Local crops are doing well after harsh winter weather

Tuesday, June 3, 2014

COLUMBIA COUNTY, Ga
(WRDW) --

After a long and very harsh winter, many farmers in Georgia and South Carolina took a big hit. But, it's not all bad news. This is the first week a lot of Georgia farmers are putting their summer crops such as strawberries, blueberries, and raspberries up for sale. Many farmers did get some damage from the ice storm, but funny enough, farmers around here say they're doing just fine.

This is only Louis Newsome's second blueberry season, but he was scared he would lose it all after a year of preparation. He said, "I was very worried especially with the cold weather during bloom, but we seemed to have weathered it very well."

That's why he wasn't expecting too much when when his blueberries finally started to bloom this week. He said, "I wasn't surprised when they bloomed but I definitely was surprised when they didn't fall off!"

Surprisingly, the harsh winter might have actually been good for berries this season. Gary W. Black, Georgia Commissioner of Agriculture said the frost let nature do the hard part for most farmers, thinning the crops to just the right amount. Newsome said, "Well I guess if anything this is a relief, because it would be hard to put in a whole years work and not get anything in return."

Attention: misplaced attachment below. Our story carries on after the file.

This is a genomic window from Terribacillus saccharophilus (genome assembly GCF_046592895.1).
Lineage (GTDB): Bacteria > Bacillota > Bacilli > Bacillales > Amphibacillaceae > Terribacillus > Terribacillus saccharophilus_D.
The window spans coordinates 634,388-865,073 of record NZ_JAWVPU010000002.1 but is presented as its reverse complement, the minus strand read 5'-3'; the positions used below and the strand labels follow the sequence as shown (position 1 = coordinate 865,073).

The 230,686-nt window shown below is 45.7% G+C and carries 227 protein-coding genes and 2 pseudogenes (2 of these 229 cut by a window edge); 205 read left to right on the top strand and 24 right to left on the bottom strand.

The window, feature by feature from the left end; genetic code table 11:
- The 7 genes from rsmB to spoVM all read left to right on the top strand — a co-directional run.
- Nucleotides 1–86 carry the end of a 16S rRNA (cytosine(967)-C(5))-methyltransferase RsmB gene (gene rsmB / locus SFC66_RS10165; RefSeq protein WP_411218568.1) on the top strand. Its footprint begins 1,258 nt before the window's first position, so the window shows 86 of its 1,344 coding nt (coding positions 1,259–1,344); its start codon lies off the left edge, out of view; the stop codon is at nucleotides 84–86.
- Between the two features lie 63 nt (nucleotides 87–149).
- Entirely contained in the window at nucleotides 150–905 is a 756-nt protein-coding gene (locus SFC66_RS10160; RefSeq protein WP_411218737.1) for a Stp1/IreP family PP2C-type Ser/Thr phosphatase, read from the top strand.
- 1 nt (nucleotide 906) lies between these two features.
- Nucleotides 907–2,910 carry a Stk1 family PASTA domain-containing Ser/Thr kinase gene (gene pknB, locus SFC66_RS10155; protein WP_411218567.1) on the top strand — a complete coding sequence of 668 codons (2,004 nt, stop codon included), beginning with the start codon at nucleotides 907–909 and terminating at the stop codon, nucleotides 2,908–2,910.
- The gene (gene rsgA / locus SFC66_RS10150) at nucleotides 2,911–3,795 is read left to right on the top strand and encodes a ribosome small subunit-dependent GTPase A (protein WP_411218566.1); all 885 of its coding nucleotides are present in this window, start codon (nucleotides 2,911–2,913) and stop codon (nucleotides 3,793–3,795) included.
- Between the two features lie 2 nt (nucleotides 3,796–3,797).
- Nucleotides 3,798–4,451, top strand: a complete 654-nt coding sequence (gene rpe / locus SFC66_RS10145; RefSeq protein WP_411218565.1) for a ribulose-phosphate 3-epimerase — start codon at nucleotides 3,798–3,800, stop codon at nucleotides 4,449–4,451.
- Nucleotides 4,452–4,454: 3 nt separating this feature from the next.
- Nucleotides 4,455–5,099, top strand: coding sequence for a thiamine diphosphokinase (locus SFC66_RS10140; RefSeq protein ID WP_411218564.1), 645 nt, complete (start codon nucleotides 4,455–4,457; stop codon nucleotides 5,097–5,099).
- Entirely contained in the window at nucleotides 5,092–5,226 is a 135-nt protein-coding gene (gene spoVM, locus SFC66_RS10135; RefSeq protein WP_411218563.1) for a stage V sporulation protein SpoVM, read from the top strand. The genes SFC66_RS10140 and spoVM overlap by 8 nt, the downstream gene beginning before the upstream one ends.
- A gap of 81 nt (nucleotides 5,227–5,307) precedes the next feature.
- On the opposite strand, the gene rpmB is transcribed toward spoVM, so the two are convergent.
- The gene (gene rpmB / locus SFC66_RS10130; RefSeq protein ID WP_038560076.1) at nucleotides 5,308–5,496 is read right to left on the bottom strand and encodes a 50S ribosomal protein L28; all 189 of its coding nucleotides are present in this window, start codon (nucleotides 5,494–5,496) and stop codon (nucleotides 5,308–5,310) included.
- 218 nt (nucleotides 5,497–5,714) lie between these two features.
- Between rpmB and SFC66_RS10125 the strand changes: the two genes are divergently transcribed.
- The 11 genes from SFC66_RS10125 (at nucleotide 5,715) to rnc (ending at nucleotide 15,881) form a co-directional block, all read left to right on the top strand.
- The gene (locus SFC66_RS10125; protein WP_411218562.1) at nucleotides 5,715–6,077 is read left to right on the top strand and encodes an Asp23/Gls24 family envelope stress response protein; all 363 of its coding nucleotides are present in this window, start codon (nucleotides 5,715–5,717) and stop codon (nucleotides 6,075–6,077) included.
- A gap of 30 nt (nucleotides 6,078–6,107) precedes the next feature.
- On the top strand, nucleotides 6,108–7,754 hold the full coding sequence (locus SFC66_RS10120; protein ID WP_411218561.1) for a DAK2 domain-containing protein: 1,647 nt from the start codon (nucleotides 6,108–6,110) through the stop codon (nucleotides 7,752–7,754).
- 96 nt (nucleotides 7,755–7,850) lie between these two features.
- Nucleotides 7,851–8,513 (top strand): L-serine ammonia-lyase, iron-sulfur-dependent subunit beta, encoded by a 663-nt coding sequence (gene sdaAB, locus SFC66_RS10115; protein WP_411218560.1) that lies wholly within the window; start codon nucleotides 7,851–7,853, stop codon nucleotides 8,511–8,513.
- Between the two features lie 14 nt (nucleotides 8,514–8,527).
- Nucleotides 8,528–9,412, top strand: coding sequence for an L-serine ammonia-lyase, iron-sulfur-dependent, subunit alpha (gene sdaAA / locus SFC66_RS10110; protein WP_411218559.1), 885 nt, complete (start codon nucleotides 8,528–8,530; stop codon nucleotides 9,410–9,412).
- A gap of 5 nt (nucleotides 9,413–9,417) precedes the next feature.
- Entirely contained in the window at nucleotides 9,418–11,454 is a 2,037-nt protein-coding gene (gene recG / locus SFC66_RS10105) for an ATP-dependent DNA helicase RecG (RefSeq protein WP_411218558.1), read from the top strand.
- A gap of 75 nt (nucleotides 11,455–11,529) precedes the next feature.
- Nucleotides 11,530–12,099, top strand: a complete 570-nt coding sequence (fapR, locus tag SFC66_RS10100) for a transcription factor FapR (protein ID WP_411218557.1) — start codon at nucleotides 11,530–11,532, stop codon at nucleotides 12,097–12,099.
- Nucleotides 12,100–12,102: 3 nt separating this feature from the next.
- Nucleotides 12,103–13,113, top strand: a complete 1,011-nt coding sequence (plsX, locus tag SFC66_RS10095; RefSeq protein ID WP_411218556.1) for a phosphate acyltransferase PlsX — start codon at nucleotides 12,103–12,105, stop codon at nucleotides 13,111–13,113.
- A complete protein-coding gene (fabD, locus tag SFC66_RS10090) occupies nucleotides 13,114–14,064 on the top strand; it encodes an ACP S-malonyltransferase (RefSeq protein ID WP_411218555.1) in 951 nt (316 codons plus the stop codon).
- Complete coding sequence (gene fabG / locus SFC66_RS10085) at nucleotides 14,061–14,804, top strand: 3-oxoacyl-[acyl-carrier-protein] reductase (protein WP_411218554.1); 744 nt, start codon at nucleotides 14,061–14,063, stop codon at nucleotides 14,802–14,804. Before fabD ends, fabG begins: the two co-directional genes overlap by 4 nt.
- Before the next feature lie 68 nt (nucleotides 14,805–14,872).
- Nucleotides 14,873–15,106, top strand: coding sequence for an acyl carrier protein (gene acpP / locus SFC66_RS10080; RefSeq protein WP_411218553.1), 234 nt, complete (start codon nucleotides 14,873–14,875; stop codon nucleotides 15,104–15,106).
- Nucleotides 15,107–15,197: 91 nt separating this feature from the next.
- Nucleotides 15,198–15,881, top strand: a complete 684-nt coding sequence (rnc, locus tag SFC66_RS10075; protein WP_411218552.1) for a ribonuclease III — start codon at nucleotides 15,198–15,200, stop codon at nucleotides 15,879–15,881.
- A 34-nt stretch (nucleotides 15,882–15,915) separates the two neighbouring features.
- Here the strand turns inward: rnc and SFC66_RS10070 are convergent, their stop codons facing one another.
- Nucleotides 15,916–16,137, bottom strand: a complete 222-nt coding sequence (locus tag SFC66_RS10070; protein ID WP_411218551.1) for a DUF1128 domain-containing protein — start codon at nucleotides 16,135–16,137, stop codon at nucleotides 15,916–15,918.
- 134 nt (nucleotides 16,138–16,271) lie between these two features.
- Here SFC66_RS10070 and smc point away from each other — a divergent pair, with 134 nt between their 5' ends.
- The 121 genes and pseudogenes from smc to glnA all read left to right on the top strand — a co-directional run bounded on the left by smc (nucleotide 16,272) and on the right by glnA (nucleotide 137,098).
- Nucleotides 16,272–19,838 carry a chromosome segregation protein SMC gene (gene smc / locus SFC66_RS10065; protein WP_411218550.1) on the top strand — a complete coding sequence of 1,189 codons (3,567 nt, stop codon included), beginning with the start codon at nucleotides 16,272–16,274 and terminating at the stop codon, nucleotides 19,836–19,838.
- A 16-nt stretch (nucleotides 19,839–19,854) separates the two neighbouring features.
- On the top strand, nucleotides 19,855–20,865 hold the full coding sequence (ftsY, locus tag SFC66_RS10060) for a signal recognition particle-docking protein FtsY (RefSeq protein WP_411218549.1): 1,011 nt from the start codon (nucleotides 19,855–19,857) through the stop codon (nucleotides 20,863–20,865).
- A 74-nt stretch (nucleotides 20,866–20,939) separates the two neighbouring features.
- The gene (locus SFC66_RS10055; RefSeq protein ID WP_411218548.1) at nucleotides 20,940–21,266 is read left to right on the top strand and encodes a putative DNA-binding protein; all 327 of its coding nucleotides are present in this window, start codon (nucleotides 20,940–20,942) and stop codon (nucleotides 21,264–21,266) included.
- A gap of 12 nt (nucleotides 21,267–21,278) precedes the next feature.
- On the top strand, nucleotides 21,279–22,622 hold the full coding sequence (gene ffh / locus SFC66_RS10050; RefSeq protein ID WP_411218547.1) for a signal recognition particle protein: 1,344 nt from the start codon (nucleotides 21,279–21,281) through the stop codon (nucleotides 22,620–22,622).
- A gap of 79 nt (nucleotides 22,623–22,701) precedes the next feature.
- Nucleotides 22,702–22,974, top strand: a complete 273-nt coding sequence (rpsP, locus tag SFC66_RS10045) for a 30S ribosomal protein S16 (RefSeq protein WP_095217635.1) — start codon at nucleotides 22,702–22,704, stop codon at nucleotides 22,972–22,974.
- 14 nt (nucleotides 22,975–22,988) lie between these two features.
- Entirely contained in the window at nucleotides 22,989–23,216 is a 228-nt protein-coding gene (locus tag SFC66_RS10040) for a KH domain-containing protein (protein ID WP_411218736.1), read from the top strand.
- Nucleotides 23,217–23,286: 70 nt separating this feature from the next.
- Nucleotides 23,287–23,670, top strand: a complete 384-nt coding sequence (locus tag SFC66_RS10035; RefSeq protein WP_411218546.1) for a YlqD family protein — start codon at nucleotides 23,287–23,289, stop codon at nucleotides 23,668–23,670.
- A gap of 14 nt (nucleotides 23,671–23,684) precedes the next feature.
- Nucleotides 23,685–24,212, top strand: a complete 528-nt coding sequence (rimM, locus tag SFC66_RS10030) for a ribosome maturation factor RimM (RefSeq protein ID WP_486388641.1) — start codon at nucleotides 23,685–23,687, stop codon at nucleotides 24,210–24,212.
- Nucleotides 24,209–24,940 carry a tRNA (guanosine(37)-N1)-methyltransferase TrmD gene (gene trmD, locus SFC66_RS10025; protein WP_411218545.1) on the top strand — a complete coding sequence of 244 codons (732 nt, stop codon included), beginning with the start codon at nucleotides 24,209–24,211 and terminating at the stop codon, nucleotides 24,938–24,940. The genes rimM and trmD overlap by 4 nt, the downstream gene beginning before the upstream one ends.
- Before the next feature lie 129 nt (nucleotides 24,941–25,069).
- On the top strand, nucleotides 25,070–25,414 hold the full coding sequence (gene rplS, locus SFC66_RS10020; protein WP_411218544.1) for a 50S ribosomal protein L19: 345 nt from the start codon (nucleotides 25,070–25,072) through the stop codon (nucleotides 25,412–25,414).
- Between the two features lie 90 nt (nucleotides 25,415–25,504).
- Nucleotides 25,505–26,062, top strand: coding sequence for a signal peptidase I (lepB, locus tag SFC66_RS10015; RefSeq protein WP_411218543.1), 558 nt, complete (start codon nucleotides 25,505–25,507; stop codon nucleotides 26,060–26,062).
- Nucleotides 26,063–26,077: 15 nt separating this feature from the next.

And that is a relief for you at check out, because a good berry crop means lower prices in the stores. While things like blackberries and muscadines fared well, it's a different story for peaches.

Terry judge is a local Augusta farmer. He said, "The peach crop is way behind. We're probably about four to five weeks behind."

For most Georgia farmers only about half of their peaches came in. But locally, peach farmers like Judge saw a pretty good return, as much as 80 percent of their crops are coming in.

Judge said, "We're probably going to be a little late, but we're probably going to have a good long summer."

And that's the case for most of the produce this season, and for that farmer's are grateful. While the Georgia berry crop will be fairly inexpensive this year, you can expect higher prices on those Georgia peaches.


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